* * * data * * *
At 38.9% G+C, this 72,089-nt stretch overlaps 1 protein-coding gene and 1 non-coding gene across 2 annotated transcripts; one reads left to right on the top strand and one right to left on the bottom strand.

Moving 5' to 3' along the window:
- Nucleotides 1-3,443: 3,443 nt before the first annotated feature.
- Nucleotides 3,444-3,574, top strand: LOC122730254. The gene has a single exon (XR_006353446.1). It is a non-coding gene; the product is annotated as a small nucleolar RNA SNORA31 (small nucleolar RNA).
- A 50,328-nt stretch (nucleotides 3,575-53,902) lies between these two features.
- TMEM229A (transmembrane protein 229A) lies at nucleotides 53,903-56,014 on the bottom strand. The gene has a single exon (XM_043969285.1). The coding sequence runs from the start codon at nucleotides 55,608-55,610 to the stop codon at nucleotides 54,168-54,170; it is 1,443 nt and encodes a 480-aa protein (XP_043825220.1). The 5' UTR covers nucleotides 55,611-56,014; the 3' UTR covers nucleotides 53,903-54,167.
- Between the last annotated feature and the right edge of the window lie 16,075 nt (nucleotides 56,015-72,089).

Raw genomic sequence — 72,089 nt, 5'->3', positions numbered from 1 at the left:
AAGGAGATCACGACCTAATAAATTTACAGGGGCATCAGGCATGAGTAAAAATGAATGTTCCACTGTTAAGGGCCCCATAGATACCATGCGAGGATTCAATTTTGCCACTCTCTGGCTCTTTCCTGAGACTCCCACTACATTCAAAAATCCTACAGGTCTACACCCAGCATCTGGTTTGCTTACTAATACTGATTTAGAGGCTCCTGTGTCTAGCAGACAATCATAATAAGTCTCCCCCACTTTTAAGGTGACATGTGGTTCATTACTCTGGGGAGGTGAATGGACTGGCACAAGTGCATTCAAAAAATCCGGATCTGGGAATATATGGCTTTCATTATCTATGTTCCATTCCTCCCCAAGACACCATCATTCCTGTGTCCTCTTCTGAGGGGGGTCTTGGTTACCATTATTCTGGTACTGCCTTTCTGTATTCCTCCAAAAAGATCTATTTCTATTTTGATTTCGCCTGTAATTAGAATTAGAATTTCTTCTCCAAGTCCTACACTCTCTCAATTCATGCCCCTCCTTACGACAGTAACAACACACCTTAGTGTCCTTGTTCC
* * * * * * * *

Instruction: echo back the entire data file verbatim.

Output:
At 38.9% G+C, this 72,089-nt stretch overlaps 1 protein-coding gene and 1 non-coding gene across 2 annotated transcripts; one reads left to right on the top strand and one right to left on the bottom strand.

Moving 5' to 3' along the window:
- Nucleotides 1-3,443: 3,443 nt before the first annotated feature.
- Nucleotides 3,444-3,574, top strand: LOC122730254. The gene has a single exon (XR_006353446.1). It is a non-coding gene; the product is annotated as a small nucleolar RNA SNORA31 (small nucleolar RNA).
- A 50,328-nt stretch (nucleotides 3,575-53,902) lies between these two features.
- TMEM229A (transmembrane protein 229A) lies at nucleotides 53,903-56,014 on the bottom strand. The gene has a single exon (XM_043969285.1). The coding sequence runs from the start codon at nucleotides 55,608-55,610 to the stop codon at nucleotides 54,168-54,170; it is 1,443 nt and encodes a 480-aa protein (XP_043825220.1). The 5' UTR covers nucleotides 55,611-56,014; the 3' UTR covers nucleotides 53,903-54,167.
- Between the last annotated feature and the right edge of the window lie 16,075 nt (nucleotides 56,015-72,089).

Raw genomic sequence — 72,089 nt, 5'->3', positions numbered from 1 at the left:
AAGGAGATCACGACCTAATAAATTTACAGGGGCATCAGGCATGAGTAAAAATGAATGTTCCACTGTTAAGGGCCCCATAGATACCATGCGAGGATTCAATTTTGCCACTCTCTGGCTCTTTCCTGAGACTCCCACTACATTCAAAAATCCTACAGGTCTACACCCAGCATCTGGTTTGCTTACTAATACTGATTTAGAGGCTCCTGTGTCTAGCAGACAATCATAATAAGTCTCCCCCACTTTTAAGGTGACATGTGGTTCATTACTCTGGGGAGGTGAATGGACTGGCACAAGTGCATTCAAAAAATCCGGATCTGGGAATATATGGCTTTCATTATCTATGTTCCATTCCTCCCCAAGACACCATCATTCCTGTGTCCTCTTCTGAGGGGGGTCTTGGTTACCATTATTCTGGTACTGCCTTTCTGTATTCCTCCAAAAAGATCTATTTCTATTTTGATTTCGCCTGTAATTAGAATTAGAATTTCTTCTCCAAGTCCTACACTCTCTCAATTCATGCCCCTCCTTACGACAGTAACAACACACCTTAGTGTCCTTGTTCC